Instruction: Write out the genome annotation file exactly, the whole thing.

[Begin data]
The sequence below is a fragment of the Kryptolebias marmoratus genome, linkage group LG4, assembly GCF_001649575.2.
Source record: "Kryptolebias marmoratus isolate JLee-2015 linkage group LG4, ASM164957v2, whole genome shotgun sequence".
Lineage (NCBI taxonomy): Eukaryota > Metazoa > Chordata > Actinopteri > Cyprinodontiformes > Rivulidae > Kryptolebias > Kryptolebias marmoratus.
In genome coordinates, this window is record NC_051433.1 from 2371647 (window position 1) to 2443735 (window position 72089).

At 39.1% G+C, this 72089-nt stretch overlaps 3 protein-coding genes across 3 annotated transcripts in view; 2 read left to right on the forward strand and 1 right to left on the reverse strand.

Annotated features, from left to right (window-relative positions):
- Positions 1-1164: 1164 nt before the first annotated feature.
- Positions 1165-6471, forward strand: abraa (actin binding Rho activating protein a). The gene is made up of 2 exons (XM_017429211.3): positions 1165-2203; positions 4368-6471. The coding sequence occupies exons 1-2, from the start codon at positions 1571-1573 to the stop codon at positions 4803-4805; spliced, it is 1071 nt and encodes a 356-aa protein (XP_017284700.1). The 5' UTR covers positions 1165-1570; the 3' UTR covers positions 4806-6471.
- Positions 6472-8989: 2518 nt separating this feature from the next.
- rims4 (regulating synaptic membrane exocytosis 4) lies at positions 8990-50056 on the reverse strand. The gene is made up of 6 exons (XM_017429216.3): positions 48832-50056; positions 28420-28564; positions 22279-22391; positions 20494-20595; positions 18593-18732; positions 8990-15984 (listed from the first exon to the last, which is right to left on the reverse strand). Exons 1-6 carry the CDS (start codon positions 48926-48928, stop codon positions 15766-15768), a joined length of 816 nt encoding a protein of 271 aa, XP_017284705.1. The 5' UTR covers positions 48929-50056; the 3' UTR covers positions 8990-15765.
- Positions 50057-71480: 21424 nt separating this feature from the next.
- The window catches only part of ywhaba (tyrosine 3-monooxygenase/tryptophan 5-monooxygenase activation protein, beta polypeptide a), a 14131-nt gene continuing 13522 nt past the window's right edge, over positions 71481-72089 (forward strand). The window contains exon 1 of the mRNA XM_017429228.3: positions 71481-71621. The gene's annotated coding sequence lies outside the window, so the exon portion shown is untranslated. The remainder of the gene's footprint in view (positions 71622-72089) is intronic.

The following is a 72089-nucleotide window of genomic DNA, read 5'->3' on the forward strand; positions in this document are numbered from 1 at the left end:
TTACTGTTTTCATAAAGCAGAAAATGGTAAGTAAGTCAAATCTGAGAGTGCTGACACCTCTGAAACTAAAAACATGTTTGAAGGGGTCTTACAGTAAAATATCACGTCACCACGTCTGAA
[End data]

The sequence below is a fragment of the Kryptolebias marmoratus genome, linkage group LG4, assembly GCF_001649575.2.
Source record: "Kryptolebias marmoratus isolate JLee-2015 linkage group LG4, ASM164957v2, whole genome shotgun sequence".
Lineage (NCBI taxonomy): Eukaryota > Metazoa > Chordata > Actinopteri > Cyprinodontiformes > Rivulidae > Kryptolebias > Kryptolebias marmoratus.
In genome coordinates, this window is record NC_051433.1 from 2371647 (window position 1) to 2443735 (window position 72089).

At 39.1% G+C, this 72089-nt stretch overlaps 3 protein-coding genes across 3 annotated transcripts in view; 2 read left to right on the forward strand and 1 right to left on the reverse strand.

Annotated features, from left to right (window-relative positions):
- Positions 1-1164: 1164 nt before the first annotated feature.
- Positions 1165-6471, forward strand: abraa (actin binding Rho activating protein a). The gene is made up of 2 exons (XM_017429211.3): positions 1165-2203; positions 4368-6471. The coding sequence occupies exons 1-2, from the start codon at positions 1571-1573 to the stop codon at positions 4803-4805; spliced, it is 1071 nt and encodes a 356-aa protein (XP_017284700.1). The 5' UTR covers positions 1165-1570; the 3' UTR covers positions 4806-6471.
- Positions 6472-8989: 2518 nt separating this feature from the next.
- rims4 (regulating synaptic membrane exocytosis 4) lies at positions 8990-50056 on the reverse strand. The gene is made up of 6 exons (XM_017429216.3): positions 48832-50056; positions 28420-28564; positions 22279-22391; positions 20494-20595; positions 18593-18732; positions 8990-15984 (listed from the first exon to the last, which is right to left on the reverse strand). Exons 1-6 carry the CDS (start codon positions 48926-48928, stop codon positions 15766-15768), a joined length of 816 nt encoding a protein of 271 aa, XP_017284705.1. The 5' UTR covers positions 48929-50056; the 3' UTR covers positions 8990-15765.
- Positions 50057-71480: 21424 nt separating this feature from the next.
- The window catches only part of ywhaba (tyrosine 3-monooxygenase/tryptophan 5-monooxygenase activation protein, beta polypeptide a), a 14131-nt gene continuing 13522 nt past the window's right edge, over positions 71481-72089 (forward strand). The window contains exon 1 of the mRNA XM_017429228.3: positions 71481-71621. The gene's annotated coding sequence lies outside the window, so the exon portion shown is untranslated. The remainder of the gene's footprint in view (positions 71622-72089) is intronic.

The following is a 72089-nucleotide window of genomic DNA, read 5'->3' on the forward strand; positions in this document are numbered from 1 at the left end:
TTACTGTTTTCATAAAGCAGAAAATGGTAAGTAAGTCAAATCTGAGAGTGCTGACACCTCTGAAACTAAAAACATGTTTGAAGGGGTCTTACAGTAAAATATCACGTCACCACGTCTGAA